A wise man once said that true wisdom is knowing how little you actually know. Or something like that. I thought I knew a little bit about Lambrettas, but the more I find out, the more I realise how much my ‘knowledge’ is just scraping the surface. Thats why I always appreciate being put right if I’ve made an error. Sometimes, I know I’ve made a mistake, because it’s glaringly obvious. On other occasions it’s a real eye-opener. Either way, not a problem I’ve learnt something. Anyway, the point of this long and rambling preamble is that I know next to nothing about Lambros. I’ve seen a few course, and pictures of many of them. They come up for sale occasionally on eBay (there’s some up at the moment… more on them later). And while I have posted about Willam microcars, and even the dinky Minky, I’ve only posted a couple of links to Lambro’s I’ve spotted for sale… and not written about them much on the site.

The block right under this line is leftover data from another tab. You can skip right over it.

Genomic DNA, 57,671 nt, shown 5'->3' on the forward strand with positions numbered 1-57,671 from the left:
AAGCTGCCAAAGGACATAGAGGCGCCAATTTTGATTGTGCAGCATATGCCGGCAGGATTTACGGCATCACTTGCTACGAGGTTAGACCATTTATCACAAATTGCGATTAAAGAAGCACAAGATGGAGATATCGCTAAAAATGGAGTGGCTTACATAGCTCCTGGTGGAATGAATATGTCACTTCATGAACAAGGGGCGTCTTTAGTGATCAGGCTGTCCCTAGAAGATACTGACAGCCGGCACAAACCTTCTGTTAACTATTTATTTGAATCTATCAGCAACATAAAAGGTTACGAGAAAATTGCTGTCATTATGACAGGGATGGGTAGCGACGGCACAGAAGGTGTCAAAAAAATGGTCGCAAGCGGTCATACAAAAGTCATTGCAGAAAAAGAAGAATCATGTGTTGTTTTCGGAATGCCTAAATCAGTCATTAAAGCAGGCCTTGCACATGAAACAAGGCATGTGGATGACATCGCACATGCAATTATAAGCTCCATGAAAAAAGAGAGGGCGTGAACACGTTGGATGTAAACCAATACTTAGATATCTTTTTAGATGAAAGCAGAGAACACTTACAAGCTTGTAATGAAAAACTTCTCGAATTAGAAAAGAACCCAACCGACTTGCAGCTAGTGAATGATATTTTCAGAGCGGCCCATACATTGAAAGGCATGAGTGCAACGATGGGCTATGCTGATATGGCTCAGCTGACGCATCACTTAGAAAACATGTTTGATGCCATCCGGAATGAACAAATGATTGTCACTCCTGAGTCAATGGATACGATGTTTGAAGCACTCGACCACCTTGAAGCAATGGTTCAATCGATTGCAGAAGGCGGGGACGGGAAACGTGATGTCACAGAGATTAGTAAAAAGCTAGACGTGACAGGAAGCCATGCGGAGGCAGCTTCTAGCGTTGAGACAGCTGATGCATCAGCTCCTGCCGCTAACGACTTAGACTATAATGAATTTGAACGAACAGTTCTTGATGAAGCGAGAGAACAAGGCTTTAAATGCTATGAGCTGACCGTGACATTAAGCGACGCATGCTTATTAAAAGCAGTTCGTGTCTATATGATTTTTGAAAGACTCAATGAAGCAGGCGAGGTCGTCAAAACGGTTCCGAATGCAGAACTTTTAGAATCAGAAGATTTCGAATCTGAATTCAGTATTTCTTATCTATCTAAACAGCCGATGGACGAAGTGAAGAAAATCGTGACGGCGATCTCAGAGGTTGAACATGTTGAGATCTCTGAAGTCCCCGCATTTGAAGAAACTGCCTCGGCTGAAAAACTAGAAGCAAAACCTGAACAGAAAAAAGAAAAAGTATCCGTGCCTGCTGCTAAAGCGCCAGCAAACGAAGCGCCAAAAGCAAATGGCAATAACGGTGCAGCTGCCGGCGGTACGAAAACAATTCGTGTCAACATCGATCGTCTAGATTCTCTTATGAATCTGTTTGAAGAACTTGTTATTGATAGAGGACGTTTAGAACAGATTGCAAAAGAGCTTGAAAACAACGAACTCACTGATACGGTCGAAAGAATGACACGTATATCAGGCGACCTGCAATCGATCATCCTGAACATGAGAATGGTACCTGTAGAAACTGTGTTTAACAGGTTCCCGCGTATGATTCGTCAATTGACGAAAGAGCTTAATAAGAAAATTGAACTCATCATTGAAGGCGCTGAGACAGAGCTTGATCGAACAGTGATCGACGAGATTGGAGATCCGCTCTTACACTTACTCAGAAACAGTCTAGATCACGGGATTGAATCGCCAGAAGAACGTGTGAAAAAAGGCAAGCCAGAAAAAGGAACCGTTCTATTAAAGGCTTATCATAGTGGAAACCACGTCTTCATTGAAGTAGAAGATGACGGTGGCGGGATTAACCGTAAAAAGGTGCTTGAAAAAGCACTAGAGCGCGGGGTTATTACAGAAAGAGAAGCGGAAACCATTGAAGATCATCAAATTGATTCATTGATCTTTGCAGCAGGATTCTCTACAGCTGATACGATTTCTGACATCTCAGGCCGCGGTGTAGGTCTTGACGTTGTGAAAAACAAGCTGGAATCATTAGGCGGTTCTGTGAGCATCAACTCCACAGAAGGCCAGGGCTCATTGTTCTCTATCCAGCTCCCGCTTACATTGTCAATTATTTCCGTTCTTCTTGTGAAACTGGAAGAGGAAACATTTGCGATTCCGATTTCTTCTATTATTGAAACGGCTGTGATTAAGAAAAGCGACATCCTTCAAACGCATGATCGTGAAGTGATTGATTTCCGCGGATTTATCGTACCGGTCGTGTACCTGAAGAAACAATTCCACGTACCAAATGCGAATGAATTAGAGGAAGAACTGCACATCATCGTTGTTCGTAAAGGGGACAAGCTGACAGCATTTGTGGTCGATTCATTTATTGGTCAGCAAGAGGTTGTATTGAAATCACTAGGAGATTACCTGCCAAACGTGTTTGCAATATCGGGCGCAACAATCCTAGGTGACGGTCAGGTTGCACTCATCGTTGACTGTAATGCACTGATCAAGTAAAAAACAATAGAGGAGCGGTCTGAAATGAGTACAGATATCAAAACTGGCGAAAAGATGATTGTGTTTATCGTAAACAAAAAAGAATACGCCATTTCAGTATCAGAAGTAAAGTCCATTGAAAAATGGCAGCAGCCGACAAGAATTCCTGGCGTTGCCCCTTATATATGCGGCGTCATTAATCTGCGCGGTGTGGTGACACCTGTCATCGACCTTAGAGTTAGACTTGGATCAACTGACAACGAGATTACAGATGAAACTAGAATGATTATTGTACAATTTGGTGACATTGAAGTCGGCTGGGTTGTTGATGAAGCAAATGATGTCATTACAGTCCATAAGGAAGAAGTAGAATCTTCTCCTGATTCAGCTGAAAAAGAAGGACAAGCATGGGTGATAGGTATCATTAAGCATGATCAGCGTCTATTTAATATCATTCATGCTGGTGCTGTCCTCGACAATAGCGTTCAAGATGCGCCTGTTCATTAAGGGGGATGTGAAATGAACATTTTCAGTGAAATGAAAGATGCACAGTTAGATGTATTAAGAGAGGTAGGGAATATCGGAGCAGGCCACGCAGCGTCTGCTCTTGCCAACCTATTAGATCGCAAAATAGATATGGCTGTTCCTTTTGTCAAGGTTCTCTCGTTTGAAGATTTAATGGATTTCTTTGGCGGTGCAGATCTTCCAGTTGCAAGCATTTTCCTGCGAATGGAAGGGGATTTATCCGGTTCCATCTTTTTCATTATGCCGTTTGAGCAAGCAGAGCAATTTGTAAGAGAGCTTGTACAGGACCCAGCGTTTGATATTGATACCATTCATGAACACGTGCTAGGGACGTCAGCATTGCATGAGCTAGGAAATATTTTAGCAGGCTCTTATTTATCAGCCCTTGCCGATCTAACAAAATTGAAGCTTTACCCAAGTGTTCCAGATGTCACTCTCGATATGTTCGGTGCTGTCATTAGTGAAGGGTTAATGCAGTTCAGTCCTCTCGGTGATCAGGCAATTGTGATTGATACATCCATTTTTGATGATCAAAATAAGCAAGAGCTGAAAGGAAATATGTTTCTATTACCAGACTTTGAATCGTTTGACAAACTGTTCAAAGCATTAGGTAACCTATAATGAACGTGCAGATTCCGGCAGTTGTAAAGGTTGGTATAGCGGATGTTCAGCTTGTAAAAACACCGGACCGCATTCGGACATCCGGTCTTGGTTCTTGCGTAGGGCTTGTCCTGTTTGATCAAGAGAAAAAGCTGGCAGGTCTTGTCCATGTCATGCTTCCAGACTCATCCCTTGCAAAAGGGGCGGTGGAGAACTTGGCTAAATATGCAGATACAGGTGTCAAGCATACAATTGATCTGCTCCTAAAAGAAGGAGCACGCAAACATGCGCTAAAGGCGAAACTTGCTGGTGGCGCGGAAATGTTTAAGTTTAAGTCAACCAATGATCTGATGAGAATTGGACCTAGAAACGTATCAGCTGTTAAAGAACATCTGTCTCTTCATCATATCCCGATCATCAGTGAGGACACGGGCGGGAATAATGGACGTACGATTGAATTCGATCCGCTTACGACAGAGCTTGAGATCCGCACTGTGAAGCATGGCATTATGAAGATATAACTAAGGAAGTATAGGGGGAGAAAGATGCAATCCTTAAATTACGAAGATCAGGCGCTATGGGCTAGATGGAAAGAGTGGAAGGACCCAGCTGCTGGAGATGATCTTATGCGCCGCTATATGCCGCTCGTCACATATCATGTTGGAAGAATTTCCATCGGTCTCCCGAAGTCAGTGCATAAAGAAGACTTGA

About all I know about these wonderfully characterful little vehicles is, that A) they were extremely adaptable, with variants ranging from simple pickups and delivery vans, to cement mixers and fire engines… or tipper trucks, like the one pictured. B) They were the Lambretta equivalent of the Vespa Ape C) they were named after the Lambro river that ran outside the Innocenti factory and D) I quite fancy one.When compiling my “websites, forums, mags & blogs” links page (check it out if you haven’t already) I came across a couple of Lambro specific sites. One, lambro.plus.com has sadly not been updated for a while, although there is a lot of useful info on there. The second one, TheLambro.com is more well maintained, and also has wealth of useful information. It is also the online presence for the UK’s only dedicated Lambro workshop, where they offer everything from full restorations to servicing and MOT work. They often seem to have a couple for sale, and also have a varied stock of parts for most models.With prices of even the more humbler Lambretta models climbing ever higher, the humble Lambro remains remarkably affordable. OK, it’s not as stylish, and you’ll never blaat about on one (although, funnily enough I have seen Vespa Ape racing). But they’re a pretty cool, quirky vehicle, especially if you have a small business to promote. And you get a roof. The one pictured in this post is available on eBay for a classified price of £2,695. She needs a bit of work to get her back on the road, but is a pretty rare model, and an easy resto. Here’s the eBay link